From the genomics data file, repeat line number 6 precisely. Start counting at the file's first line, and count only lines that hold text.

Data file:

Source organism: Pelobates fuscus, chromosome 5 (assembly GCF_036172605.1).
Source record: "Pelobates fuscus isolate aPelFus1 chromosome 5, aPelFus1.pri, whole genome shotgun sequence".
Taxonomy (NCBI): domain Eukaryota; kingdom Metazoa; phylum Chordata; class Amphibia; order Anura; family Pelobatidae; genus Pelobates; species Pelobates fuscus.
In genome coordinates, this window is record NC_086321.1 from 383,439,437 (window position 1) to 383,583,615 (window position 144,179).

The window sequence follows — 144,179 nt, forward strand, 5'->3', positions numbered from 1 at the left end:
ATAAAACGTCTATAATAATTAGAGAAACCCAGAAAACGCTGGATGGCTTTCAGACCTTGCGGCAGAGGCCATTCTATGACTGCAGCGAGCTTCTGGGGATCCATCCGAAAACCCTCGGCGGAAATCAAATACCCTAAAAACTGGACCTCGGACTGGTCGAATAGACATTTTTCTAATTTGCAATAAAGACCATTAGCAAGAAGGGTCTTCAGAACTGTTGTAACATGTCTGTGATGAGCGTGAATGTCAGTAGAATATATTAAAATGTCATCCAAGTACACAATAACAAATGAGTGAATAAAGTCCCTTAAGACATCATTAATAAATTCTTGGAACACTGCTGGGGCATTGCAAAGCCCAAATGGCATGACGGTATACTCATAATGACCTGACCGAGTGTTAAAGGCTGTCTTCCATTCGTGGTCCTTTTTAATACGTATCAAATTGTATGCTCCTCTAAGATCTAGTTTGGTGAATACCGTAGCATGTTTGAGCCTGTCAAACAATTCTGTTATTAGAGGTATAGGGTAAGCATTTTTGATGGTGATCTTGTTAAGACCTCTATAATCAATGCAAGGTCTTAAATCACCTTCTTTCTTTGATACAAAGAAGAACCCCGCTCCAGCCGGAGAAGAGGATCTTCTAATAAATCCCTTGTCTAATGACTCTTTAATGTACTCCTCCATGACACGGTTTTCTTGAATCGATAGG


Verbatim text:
ATAAAACGTCTATAATAATTAGAGAAACCCAGAAAACGCTGGATGGCTTTCAGACCTTGCGGCAGAGGCCATTCTATGACTGCAGCGAGCTTCTGGGGATCCATCCGAAAACCCTCGGCGGAAATCAAATACCCTAAAAACTGGACCTCGGACTGGTCGAATAGACATTTTTCTAATTTGCAATAAAGACCATTAGCAAGAAGGGTCTTCAGAACTGTTGTAACATGTCTGTGATGAGCGTGAATGTCAGTAGAATATATTAAAATGTCATCCAAGTACACAATAACAAATGAGTGAATAAAGTCCCTTAAGACATCATTAATAAATTCTTGGAACACTGCTGGGGCATTGCAAAGCCCAAATGGCATGACGGTATACTCATAATGACCTGACCGAGTGTTAAAGGCTGTCTTCCATTCGTGGTCCTTTTTAATACGTATCAAATTGTATGCTCCTCTAAGATCTAGTTTGGTGAATACCGTAGCATGTTTGAGCCTGTCAAACAATTCTGTTATTAGAGGTATAGGGTAAGCATTTTTGATGGTGATCTTGTTAAGACCTCTATAATCAATGCAAGGTCTTAAATCACCTTCTTTCTTTGATACAAAGAAGAACCCCGCTCCAGCCGGAGAAGAGGATCTTCTAATAAATCCCTTGTCTAATGACTCTTTAATGTACTCCTCCATGACACGGTTTTCTTGAATCGATAGG